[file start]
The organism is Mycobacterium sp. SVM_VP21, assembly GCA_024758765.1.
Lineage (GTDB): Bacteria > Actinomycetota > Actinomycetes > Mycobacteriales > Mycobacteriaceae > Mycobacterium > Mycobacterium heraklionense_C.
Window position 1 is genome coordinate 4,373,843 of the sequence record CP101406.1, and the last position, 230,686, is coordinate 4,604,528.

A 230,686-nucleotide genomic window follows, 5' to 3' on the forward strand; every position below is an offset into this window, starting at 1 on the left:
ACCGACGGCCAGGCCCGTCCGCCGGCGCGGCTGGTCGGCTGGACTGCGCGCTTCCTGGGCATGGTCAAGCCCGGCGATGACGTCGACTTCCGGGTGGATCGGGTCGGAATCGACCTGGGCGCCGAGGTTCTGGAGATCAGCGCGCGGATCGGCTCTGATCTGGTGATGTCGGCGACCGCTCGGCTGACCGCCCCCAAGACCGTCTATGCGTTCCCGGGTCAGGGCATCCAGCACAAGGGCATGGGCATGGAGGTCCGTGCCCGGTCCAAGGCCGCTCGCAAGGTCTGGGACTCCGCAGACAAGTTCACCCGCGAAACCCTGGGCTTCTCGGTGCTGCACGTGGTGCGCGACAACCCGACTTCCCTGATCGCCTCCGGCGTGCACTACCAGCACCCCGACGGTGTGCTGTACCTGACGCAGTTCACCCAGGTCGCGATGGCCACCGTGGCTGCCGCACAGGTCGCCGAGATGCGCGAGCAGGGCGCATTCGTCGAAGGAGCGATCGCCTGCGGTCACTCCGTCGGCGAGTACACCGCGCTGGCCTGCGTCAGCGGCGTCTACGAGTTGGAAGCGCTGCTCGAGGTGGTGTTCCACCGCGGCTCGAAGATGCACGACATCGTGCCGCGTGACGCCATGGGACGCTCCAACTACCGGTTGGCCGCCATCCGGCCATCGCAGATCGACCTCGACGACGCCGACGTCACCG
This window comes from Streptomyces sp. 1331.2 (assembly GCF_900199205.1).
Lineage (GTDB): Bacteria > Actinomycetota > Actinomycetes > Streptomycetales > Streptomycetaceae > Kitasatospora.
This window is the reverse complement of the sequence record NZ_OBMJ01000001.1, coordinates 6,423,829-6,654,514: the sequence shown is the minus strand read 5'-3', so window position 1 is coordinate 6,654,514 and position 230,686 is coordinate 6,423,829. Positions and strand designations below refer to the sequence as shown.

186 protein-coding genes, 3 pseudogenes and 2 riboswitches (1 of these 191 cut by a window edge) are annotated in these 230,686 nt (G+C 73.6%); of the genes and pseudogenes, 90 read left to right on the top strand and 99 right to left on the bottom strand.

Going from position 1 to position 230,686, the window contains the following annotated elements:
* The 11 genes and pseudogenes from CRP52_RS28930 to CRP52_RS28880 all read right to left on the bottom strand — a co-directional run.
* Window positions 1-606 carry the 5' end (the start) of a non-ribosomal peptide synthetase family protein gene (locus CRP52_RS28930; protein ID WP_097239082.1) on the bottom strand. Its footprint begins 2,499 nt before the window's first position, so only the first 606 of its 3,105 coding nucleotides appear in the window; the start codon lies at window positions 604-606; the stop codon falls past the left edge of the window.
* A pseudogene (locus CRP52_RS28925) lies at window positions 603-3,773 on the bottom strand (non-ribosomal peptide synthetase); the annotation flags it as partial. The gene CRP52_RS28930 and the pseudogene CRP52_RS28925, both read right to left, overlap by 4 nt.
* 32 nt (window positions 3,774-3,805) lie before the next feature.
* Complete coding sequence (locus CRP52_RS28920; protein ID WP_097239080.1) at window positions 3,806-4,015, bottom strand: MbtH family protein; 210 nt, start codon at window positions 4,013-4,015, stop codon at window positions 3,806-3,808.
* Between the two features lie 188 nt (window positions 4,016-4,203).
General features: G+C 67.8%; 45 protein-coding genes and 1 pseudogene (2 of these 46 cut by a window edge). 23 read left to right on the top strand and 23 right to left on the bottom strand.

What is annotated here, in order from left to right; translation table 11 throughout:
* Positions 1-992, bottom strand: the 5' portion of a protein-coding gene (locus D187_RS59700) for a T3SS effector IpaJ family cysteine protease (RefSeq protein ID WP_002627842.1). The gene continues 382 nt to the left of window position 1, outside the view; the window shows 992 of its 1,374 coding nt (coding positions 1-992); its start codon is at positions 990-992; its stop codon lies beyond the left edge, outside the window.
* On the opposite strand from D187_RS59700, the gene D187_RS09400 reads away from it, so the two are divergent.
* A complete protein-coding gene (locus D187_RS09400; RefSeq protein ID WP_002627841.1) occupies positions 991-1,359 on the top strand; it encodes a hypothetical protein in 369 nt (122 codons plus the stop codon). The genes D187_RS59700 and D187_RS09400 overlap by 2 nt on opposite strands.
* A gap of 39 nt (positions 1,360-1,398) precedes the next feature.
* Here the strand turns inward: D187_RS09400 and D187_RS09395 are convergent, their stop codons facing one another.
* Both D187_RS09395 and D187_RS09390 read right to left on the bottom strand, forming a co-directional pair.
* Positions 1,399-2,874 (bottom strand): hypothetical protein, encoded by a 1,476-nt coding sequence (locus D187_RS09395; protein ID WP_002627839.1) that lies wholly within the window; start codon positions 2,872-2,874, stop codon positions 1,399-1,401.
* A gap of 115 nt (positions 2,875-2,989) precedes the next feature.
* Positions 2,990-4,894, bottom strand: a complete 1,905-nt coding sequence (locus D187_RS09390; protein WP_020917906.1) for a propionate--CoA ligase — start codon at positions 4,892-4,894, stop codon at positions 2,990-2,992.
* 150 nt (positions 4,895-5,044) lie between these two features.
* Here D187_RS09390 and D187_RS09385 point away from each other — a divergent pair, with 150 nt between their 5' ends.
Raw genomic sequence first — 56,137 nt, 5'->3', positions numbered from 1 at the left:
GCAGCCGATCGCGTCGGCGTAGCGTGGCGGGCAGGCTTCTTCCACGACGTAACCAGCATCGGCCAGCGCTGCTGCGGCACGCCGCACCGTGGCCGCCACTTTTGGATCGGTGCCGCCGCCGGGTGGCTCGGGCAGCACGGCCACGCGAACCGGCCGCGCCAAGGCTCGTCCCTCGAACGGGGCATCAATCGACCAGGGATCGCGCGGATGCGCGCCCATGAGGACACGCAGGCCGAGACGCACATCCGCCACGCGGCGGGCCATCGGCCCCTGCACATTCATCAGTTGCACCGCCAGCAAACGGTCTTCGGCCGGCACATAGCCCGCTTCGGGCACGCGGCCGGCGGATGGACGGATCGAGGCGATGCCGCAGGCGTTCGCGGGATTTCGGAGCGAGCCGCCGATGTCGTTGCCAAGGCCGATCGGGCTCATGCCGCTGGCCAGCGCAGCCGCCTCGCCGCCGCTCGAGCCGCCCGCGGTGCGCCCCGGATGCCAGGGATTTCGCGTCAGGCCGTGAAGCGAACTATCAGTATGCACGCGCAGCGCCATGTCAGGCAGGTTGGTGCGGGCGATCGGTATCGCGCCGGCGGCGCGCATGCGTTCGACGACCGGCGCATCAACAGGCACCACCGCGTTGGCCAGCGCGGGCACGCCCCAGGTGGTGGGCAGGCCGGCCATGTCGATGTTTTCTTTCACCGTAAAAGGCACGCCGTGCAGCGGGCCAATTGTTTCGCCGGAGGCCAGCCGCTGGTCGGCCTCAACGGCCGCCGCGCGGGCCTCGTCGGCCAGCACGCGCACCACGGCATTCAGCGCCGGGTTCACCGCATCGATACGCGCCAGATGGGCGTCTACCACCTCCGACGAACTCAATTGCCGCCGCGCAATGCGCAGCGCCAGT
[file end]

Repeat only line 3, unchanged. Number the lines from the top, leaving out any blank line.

Window position 1 is genome coordinate 4,373,843 of the sequence record CP101406.1, and the last position, 230,686, is coordinate 4,604,528.